“At Seven, He Called Me Mummy For The First Time”

The Weekly asked author Brenda Tan to open her heart and tell us what it feels like to be a mum with an autistic child

 

Brenda Tan shares what it's like to be a mum to her autistic son, Calder

My son Calder has autism.

When he was lost, he wouldn’t cry, but would walk on and on. He wouldn’t seek help because he can’t talk well, and lacks the motivation to talk. He isn’t good at answering questions, either. Once we let him wear a watch to school; he came home without the watch and couldn’t tell us where it was, or what had happened to it. He cannot answer “why” questions, so we never really know the reasons for his meltdowns, or why he’s trying to blink away tears.

Calder was diagnosed with autism shortly after his third birthday. Because he was my first child, I didn’t think much of him not talking and not responding to our calls. I thought he was being “cool” or “bochap” (indifferent). At 18 months, we brought him for a scheduled health check. The paediatrician noticed he didn’t look at her when she called his name. Then she tested him, “Calder, where is your nose?” He just gazed at her. She advised us to take him to the Child Development department of the KK Women’s and Children’s Hospital.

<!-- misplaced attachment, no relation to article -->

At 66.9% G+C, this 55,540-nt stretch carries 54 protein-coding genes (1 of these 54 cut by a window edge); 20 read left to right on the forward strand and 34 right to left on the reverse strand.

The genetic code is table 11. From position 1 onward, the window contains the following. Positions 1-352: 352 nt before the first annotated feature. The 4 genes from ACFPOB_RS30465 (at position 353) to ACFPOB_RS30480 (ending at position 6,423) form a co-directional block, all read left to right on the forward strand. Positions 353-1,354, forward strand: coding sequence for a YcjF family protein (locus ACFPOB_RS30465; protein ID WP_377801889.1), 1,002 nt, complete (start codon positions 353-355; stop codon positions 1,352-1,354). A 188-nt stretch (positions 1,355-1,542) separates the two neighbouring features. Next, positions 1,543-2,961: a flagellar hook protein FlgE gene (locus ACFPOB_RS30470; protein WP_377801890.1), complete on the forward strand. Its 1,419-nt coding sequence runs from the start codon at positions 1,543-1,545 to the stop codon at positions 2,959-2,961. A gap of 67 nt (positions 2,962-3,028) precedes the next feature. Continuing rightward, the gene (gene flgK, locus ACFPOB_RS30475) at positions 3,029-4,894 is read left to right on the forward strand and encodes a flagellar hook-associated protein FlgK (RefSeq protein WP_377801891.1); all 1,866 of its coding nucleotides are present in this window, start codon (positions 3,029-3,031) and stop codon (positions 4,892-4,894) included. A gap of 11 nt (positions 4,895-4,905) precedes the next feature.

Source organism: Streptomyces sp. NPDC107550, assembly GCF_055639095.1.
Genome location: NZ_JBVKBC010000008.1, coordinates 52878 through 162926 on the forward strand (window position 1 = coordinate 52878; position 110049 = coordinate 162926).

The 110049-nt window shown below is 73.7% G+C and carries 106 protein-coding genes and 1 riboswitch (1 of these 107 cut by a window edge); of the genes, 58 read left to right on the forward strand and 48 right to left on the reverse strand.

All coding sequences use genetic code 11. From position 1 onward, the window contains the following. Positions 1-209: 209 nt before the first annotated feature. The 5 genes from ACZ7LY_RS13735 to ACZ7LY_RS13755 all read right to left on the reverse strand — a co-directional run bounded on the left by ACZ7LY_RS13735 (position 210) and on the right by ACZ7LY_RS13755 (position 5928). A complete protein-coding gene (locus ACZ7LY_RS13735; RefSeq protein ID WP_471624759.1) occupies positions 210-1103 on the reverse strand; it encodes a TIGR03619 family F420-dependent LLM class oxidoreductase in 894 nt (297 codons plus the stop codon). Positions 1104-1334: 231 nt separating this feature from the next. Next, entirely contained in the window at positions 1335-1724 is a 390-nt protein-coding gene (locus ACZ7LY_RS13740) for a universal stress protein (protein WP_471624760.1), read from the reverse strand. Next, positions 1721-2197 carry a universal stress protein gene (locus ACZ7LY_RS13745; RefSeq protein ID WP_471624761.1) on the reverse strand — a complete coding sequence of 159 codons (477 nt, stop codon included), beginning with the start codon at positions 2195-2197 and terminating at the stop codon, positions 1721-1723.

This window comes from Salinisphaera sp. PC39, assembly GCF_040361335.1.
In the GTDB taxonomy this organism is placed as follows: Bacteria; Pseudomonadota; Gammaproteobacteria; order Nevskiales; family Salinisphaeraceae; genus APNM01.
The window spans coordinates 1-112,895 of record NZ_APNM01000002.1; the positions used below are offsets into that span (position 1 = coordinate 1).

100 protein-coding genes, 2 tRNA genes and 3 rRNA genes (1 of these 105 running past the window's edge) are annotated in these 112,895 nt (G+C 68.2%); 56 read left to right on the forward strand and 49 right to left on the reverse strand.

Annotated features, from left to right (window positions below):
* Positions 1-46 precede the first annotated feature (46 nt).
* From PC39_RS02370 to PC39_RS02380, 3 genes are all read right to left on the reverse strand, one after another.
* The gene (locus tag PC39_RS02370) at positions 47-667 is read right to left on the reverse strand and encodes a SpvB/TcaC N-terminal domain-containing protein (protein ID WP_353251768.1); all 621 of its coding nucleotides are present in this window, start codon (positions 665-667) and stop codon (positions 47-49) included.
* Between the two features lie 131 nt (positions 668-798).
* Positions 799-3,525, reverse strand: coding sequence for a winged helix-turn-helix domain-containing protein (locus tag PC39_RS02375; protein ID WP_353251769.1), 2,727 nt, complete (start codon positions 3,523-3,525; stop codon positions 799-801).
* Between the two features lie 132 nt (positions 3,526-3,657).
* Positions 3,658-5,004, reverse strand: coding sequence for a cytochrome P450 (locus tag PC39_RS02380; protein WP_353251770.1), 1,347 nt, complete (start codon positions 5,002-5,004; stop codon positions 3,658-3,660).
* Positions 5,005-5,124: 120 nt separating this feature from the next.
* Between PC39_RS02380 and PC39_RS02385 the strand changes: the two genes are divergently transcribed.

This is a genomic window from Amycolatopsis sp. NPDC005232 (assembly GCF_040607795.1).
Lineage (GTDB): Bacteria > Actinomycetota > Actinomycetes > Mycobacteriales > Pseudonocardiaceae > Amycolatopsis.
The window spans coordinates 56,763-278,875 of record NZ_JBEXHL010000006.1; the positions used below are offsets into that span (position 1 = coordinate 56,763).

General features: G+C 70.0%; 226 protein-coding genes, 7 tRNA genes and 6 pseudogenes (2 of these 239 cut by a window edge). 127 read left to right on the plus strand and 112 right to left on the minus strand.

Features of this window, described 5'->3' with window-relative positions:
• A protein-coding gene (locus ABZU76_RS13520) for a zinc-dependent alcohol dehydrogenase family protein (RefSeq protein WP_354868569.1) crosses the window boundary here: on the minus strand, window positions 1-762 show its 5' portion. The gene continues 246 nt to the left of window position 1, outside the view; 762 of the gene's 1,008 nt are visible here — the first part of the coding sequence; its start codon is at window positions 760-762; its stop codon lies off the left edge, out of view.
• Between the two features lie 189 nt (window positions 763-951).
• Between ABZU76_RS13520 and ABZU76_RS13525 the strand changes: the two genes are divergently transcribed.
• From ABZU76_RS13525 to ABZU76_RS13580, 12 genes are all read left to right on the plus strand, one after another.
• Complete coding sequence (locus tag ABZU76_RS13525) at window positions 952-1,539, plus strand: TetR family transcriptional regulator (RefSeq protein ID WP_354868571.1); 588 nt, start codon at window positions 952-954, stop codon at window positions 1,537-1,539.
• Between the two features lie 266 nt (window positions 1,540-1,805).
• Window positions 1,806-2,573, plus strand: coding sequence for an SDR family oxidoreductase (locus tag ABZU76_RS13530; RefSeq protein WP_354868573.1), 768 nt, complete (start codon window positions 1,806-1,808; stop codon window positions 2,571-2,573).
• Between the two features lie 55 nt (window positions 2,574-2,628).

Is there something wrong with my child, I wondered. My aunties had told me that boys tend to speak later. I read up on speech delay, and was led to the term ‘autism’. Yes, not only did Calder not talk, he did not play imaginatively. If we gave him a toy car, he would turn the car over and spin the wheels.
He liked to watch the fan spinning. And if no one stopped him, he could spend the whole day turning switches on and off.